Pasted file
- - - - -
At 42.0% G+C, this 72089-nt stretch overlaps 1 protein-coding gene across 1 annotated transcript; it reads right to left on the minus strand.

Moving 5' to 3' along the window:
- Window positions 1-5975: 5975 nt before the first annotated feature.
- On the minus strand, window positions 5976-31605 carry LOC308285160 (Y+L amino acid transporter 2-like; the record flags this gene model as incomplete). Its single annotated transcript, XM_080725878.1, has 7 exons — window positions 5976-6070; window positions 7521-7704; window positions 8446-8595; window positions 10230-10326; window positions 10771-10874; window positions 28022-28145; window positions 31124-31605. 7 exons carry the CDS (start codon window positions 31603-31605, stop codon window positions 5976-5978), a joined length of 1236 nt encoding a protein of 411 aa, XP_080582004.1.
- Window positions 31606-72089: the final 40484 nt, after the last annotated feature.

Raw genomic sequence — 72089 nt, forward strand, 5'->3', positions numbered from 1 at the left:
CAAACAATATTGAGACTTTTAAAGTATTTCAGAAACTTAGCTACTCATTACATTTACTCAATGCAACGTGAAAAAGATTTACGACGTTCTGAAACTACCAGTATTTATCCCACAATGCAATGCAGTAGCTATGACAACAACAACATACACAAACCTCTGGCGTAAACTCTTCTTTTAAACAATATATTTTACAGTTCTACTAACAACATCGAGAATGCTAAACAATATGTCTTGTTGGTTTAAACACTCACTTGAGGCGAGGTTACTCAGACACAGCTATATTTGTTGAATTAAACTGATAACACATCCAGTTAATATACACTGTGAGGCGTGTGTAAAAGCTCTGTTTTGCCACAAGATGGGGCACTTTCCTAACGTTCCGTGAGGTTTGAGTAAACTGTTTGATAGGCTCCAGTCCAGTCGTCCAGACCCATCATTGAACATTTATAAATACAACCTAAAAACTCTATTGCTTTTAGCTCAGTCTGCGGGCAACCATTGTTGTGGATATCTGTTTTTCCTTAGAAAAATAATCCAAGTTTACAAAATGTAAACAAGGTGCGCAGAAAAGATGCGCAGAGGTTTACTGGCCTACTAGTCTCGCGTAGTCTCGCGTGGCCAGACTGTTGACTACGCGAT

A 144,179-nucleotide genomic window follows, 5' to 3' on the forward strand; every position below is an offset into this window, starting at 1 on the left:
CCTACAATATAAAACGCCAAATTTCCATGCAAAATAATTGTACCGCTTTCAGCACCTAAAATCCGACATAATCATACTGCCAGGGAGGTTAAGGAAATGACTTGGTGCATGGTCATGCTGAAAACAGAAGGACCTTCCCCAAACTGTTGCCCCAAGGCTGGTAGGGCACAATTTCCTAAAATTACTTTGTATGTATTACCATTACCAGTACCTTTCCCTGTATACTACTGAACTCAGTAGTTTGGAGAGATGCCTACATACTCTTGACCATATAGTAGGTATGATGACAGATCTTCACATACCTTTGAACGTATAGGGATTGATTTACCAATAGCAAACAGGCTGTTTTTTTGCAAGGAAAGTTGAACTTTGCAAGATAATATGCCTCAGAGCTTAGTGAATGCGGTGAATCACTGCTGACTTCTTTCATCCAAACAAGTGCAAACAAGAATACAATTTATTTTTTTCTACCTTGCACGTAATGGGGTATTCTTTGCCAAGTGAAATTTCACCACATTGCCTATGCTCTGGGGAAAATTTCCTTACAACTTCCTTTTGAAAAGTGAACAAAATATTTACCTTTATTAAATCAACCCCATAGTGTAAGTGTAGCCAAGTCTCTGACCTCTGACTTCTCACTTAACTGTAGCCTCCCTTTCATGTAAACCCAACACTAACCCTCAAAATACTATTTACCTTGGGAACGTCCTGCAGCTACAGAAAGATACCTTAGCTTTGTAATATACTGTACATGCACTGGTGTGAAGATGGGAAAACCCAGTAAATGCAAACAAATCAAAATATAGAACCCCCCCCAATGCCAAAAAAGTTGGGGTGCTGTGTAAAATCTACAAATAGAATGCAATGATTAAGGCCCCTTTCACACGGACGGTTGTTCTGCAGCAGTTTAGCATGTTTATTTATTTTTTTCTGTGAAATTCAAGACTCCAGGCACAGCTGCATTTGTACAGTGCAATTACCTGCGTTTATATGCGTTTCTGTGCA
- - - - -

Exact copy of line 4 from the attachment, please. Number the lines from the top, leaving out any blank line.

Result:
- On the minus strand, window positions 5976-31605 carry LOC308285160 (Y+L amino acid transporter 2-like; the record flags this gene model as incomplete). Its single annotated transcript, XM_080725878.1, has 7 exons — window positions 5976-6070; window positions 7521-7704; window positions 8446-8595; window positions 10230-10326; window positions 10771-10874; window positions 28022-28145; window positions 31124-31605. 7 exons carry the CDS (start codon window positions 31603-31605, stop codon window positions 5976-5978), a joined length of 1236 nt encoding a protein of 411 aa, XP_080582004.1.